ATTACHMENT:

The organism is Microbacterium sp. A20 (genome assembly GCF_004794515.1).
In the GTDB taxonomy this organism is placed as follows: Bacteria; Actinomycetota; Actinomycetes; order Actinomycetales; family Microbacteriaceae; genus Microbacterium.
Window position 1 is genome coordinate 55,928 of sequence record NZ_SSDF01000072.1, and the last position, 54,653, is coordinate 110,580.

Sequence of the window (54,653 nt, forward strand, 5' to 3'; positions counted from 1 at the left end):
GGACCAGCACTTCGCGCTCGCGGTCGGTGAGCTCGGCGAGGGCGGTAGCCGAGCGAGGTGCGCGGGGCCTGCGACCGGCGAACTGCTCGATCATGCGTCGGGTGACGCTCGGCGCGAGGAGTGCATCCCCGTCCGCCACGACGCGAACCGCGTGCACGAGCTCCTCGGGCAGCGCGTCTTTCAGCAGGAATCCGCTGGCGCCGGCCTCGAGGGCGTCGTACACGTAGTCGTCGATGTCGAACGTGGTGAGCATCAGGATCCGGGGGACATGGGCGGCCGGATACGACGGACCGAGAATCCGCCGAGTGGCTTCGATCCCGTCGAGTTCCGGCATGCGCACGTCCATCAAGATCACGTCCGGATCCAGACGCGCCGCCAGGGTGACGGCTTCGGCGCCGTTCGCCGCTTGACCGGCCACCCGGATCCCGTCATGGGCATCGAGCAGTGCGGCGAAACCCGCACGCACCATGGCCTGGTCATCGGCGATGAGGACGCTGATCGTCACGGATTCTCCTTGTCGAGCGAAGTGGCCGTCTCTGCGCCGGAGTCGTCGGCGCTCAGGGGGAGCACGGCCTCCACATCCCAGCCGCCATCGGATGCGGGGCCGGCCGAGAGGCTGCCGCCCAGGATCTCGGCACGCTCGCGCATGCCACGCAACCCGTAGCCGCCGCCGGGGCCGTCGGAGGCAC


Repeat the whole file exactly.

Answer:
The organism is Microbacterium sp. A20 (genome assembly GCF_004794515.1).
In the GTDB taxonomy this organism is placed as follows: Bacteria; Actinomycetota; Actinomycetes; order Actinomycetales; family Microbacteriaceae; genus Microbacterium.
Window position 1 is genome coordinate 55,928 of sequence record NZ_SSDF01000072.1, and the last position, 54,653, is coordinate 110,580.

Sequence of the window (54,653 nt, forward strand, 5' to 3'; positions counted from 1 at the left end):
GGACCAGCACTTCGCGCTCGCGGTCGGTGAGCTCGGCGAGGGCGGTAGCCGAGCGAGGTGCGCGGGGCCTGCGACCGGCGAACTGCTCGATCATGCGTCGGGTGACGCTCGGCGCGAGGAGTGCATCCCCGTCCGCCACGACGCGAACCGCGTGCACGAGCTCCTCGGGCAGCGCGTCTTTCAGCAGGAATCCGCTGGCGCCGGCCTCGAGGGCGTCGTACACGTAGTCGTCGATGTCGAACGTGGTGAGCATCAGGATCCGGGGGACATGGGCGGCCGGATACGACGGACCGAGAATCCGCCGAGTGGCTTCGATCCCGTCGAGTTCCGGCATGCGCACGTCCATCAAGATCACGTCCGGATCCAGACGCGCCGCCAGGGTGACGGCTTCGGCGCCGTTCGCCGCTTGACCGGCCACCCGGATCCCGTCATGGGCATCGAGCAGTGCGGCGAAACCCGCACGCACCATGGCCTGGTCATCGGCGATGAGGACGCTGATCGTCACGGATTCTCCTTGTCGAGCGAAGTGGCCGTCTCTGCGCCGGAGTCGTCGGCGCTCAGGGGGAGCACGGCCTCCACATCCCAGCCGCCATCGGATGCGGGGCCGGCCGAGAGGCTGCCGCCCAGGATCTCGGCACGCTCGCGCATGCCACGCAACCCGTAGCCGCCGCCGGGGCCGTCGGAGGCAC